The closer it gets to the trek, the longer cardio sessions should last. Ideally, a month before the trek is due to commence, you should be training for around 45 minutes at least three times a week. Closer to the commencement of the trek, it is advisable to include activities such as steep hill climbing with your large pack with a moderate weight up to 15kg and long hikes to build up your endurance. Any training that is similar to the Overland Track and carrying a large pack will be beneficial, even a short hike every second weekend. Purchasing a large pack in advance and taking it on ‘practice runs’ will help to prepare your body for the conditions it will experience during the trek. If you cannot get out into the mountains regularly, find a gym that has a summit climber in their equipment line-up. These machines work the climbing muscles that will be used during the trek. Also, as previously mentioned, try and do the trek with a partner. A trek partner is not only a great source of motivation leading up to the trek, but you will be great support for each other during the trip – making the whole experience more enjoyable. Purchase a weighted vest that allows for a build-up in weight will also help in the early days of preparing to carry weight over distance.

The Peak Potential Adventures Team will be available leading up to the trek to provide training advice and ensure you are physically prepared. They will also provide valuable advice on your mental preparation and what to expect when completing the Overland Track during the winter season.

After you have booked, the Peak Potential Adventures team will discuss with you personally your requirements and your budget.

The extra luggage that you will not be taking on The Overland Track can be left in a locked storage room at the hotel in Launceston for no extra charge. We would also suggest taking a bag that you can lock with a combination lock for additional security. Please try to avoid taking any valuables that you will have to leave behind at the hotel. The Peak Potential Adventures team will discuss with you personally your equipment requirements to determine your budget and potential future use to decide whether to hire some equipment in Launceston or purchase it prior to the trek. Our team is very familiar with most of the outdoor equipment brands, and their performance suitability for a trek like this in Tasmania. Peak Potential Adventures will provide a 2 person tent (or 1 person in some cases), a small stove, lightweight cooking pots and enough fuel for the trek.

Points to Remember

  • This trek is fully self-sufficient, so what we take in, we will have to carry (need to think lightweight and minimalist)
  • There will be a basic food resupply at Pelion Hut at the halfway point
  • The approximate pack weight should be no more than 20kgs
  • Pack size should be circa 75 litres and have a comfortable harness for carrying loads (make sure it has a rain cover and a detachable daypack is an advantage for side trips)
  • All food on the track in the form of ration packs
  • A two-person tent will be shared and carried between two team members and provided by Peak Potential Adventures (a one-person tent will be supplied in some cases)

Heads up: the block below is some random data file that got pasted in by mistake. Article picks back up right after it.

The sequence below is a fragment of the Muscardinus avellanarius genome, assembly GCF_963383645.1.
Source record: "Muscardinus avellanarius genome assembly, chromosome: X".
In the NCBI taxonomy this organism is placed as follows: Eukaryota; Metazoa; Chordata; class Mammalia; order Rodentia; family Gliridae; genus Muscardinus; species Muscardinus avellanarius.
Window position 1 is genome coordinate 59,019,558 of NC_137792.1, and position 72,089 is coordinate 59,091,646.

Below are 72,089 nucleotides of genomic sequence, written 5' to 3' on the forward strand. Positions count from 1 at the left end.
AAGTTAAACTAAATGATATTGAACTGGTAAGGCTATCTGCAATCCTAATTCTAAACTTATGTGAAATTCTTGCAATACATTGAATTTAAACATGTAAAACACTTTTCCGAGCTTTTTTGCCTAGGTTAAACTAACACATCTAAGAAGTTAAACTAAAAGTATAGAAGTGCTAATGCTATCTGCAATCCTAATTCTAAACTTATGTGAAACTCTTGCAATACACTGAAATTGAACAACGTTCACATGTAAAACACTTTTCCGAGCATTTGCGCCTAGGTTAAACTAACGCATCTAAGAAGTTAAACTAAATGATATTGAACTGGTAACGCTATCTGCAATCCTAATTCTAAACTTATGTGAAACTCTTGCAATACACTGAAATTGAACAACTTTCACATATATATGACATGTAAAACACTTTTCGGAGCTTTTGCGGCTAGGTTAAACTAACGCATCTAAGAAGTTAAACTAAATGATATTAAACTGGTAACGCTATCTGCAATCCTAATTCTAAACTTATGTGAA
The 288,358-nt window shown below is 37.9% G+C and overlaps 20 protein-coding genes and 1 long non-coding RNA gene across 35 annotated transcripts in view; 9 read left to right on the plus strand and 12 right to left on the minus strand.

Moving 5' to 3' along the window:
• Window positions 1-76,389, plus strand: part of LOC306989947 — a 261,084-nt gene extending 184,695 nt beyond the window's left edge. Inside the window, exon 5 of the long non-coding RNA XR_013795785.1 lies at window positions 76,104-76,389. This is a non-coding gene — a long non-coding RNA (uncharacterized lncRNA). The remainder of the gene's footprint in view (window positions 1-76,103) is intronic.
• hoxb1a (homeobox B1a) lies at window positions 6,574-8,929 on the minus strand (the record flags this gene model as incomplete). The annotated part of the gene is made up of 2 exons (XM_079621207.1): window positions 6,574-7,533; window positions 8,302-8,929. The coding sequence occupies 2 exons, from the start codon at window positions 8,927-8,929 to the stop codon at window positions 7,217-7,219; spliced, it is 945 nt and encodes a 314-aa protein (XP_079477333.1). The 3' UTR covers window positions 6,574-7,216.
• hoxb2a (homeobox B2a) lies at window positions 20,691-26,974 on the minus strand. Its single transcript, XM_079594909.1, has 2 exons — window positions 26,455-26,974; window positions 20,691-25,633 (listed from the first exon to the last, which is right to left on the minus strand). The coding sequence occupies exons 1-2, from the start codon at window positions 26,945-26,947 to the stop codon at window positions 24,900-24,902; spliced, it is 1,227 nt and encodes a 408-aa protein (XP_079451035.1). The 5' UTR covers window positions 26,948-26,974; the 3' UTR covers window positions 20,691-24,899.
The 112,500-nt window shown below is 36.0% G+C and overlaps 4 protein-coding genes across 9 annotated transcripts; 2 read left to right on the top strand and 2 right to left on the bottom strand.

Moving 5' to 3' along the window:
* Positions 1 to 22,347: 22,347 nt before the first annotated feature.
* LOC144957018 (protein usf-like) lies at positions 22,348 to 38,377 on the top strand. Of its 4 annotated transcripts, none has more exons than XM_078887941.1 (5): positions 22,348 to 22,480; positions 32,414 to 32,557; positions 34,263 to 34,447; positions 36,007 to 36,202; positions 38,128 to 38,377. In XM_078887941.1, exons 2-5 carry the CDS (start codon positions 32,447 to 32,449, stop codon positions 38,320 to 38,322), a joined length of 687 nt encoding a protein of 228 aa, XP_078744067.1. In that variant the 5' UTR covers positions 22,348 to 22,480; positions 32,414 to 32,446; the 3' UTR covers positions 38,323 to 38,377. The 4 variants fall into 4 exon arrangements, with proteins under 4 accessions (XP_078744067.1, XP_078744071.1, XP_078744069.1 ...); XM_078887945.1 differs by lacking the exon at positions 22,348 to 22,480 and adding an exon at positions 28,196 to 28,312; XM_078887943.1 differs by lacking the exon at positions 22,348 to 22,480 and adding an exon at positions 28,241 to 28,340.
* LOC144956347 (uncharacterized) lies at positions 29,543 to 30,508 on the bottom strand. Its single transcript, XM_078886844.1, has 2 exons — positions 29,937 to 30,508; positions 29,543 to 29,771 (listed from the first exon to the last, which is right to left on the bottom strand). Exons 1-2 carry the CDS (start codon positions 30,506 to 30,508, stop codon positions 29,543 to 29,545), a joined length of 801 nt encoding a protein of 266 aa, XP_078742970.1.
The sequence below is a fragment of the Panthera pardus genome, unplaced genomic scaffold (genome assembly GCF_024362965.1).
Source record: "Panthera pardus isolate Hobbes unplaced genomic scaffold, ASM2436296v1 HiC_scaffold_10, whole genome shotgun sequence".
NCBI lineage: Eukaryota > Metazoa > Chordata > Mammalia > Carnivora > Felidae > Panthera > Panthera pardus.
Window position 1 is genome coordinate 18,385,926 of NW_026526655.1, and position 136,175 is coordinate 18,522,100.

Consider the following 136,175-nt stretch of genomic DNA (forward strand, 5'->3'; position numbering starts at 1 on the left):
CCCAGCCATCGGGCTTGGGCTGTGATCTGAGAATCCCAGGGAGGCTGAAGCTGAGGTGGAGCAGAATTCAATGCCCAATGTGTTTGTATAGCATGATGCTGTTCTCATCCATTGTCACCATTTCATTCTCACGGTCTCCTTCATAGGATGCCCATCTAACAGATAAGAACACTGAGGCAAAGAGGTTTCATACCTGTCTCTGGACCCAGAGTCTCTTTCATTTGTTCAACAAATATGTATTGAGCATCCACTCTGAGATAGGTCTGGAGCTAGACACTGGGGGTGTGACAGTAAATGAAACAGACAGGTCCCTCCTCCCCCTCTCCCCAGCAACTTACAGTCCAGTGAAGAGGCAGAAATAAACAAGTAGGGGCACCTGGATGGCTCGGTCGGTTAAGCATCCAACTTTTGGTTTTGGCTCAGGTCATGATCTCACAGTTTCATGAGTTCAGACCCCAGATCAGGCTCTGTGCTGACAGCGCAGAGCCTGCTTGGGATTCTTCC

• A lightweight stove, pots and fuel will be provided by Peak Potential Adventures
  • Store electronics in sealed waterproof zip-locked bags
  • Wrap clothing in plastic bags or waterproof stuff sacks (large outdoor garbage bags works well as a pack liner)
  • With it being winter, we will need to carry some extra clothing for additional warmth
  • Depending on current weather conditions and forecasts, we may need to hire and carry snowshoes.


  • Large backpack around 75 litres (pack is better to be too large than too small and make sure it has a rain cover)
  • Lockable collapsible duffel bag to leave at the hotel (90-100 litres is good as it provides some extra room)
  • Plastic outdoor garbage bags, or waterproof stuff sacks
  • Combination lock.

Note: The most convenient system for expedition travel is to take a 90-100 litre collapsible duffel bag and pack your 75 plus litre backpack into the duffel bag. The duffel bag also will protect your backpack when travelling on flights and in transit. You can then use the lockable collapsible duffel to leave your gear in at the hotel for when you return. You can leave clean clothes and excess toiletries at the hotel so that you have clean clothes for your return to Launceston and home. Mountain Designs sells good soft collapsible duffels in various sizes that would fit your large walking pack inside.


Note: You want your inner layer to be wicking material – not cotton. The next layer should be insulating and warm like fleece, and the top layer should be waterproof but breathable like Gortex or Event. You can get away with cheaper non-breathable wet weather gear, but it is not ideal for long days as it sweats and you can become wet from the inside. We also suggest an insulated down jacket/vest with a hood that you can put on during breaks, or at night, as it will get cold during these times. We will most likely be staying in the huts which are heated on most nights, but we have to be prepared to sleep in tents if we are caught in bad weather, or the huts are full. It is a quiet time of year, so we would anticipate we would sleep in the huts on most evenings.

  • Long trekking trousers with belt (one good pair should be enough and zip-off legs can be handy)
  • Pair of short/long-legged compression shorts/pants (any brand of compressions shorts/pants are good)
  • Long-sleeved wicking trekking shirt (one good long sleeve top should be enough)
  • Thermal long underwear and top (merino wool or polypropylene are best)
  • Fleece jacket (medium weight)
  • Fleece trousers (nice to get into around the hut to let your trekking pants dry off or air out)
  • Down jacket/vest with a hood or synthetic equivalent (for temperatures below freezing plus wind chill)